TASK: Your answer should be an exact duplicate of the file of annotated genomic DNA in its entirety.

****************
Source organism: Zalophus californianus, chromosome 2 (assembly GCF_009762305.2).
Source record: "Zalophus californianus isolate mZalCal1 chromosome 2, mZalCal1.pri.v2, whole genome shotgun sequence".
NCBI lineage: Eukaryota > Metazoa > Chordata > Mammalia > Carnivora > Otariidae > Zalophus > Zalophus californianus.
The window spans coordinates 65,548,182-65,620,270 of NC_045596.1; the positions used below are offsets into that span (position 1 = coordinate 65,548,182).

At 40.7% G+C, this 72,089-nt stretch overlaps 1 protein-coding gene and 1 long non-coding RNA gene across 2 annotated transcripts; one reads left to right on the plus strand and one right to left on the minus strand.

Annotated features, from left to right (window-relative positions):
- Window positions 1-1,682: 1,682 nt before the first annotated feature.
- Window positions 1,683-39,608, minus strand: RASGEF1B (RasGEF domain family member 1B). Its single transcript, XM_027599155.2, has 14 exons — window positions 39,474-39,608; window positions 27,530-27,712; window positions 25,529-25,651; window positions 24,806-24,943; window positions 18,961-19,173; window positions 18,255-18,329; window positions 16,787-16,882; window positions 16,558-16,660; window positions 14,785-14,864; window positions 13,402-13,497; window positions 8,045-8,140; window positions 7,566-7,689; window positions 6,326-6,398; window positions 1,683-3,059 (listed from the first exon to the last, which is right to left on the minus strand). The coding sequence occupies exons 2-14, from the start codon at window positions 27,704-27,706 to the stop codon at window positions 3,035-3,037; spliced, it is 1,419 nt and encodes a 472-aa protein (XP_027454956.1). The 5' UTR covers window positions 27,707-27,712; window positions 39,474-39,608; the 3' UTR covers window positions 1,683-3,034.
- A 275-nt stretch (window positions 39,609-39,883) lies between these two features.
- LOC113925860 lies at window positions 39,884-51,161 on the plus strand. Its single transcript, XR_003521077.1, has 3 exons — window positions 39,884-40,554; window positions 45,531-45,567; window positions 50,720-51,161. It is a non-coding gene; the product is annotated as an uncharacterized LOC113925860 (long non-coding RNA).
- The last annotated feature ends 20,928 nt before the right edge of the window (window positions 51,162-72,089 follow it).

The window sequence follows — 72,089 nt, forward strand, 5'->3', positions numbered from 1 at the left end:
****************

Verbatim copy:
Source organism: Zalophus californianus, chromosome 2 (assembly GCF_009762305.2).
Source record: "Zalophus californianus isolate mZalCal1 chromosome 2, mZalCal1.pri.v2, whole genome shotgun sequence".
NCBI lineage: Eukaryota > Metazoa > Chordata > Mammalia > Carnivora > Otariidae > Zalophus > Zalophus californianus.
The window spans coordinates 65,548,182-65,620,270 of NC_045596.1; the positions used below are offsets into that span (position 1 = coordinate 65,548,182).

At 40.7% G+C, this 72,089-nt stretch overlaps 1 protein-coding gene and 1 long non-coding RNA gene across 2 annotated transcripts; one reads left to right on the plus strand and one right to left on the minus strand.

Annotated features, from left to right (window-relative positions):
- Window positions 1-1,682: 1,682 nt before the first annotated feature.
- Window positions 1,683-39,608, minus strand: RASGEF1B (RasGEF domain family member 1B). Its single transcript, XM_027599155.2, has 14 exons — window positions 39,474-39,608; window positions 27,530-27,712; window positions 25,529-25,651; window positions 24,806-24,943; window positions 18,961-19,173; window positions 18,255-18,329; window positions 16,787-16,882; window positions 16,558-16,660; window positions 14,785-14,864; window positions 13,402-13,497; window positions 8,045-8,140; window positions 7,566-7,689; window positions 6,326-6,398; window positions 1,683-3,059 (listed from the first exon to the last, which is right to left on the minus strand). The coding sequence occupies exons 2-14, from the start codon at window positions 27,704-27,706 to the stop codon at window positions 3,035-3,037; spliced, it is 1,419 nt and encodes a 472-aa protein (XP_027454956.1). The 5' UTR covers window positions 27,707-27,712; window positions 39,474-39,608; the 3' UTR covers window positions 1,683-3,034.
- A 275-nt stretch (window positions 39,609-39,883) lies between these two features.
- LOC113925860 lies at window positions 39,884-51,161 on the plus strand. Its single transcript, XR_003521077.1, has 3 exons — window positions 39,884-40,554; window positions 45,531-45,567; window positions 50,720-51,161. It is a non-coding gene; the product is annotated as an uncharacterized LOC113925860 (long non-coding RNA).
- The last annotated feature ends 20,928 nt before the right edge of the window (window positions 51,162-72,089 follow it).

The window sequence follows — 72,089 nt, forward strand, 5'->3', positions numbered from 1 at the left end: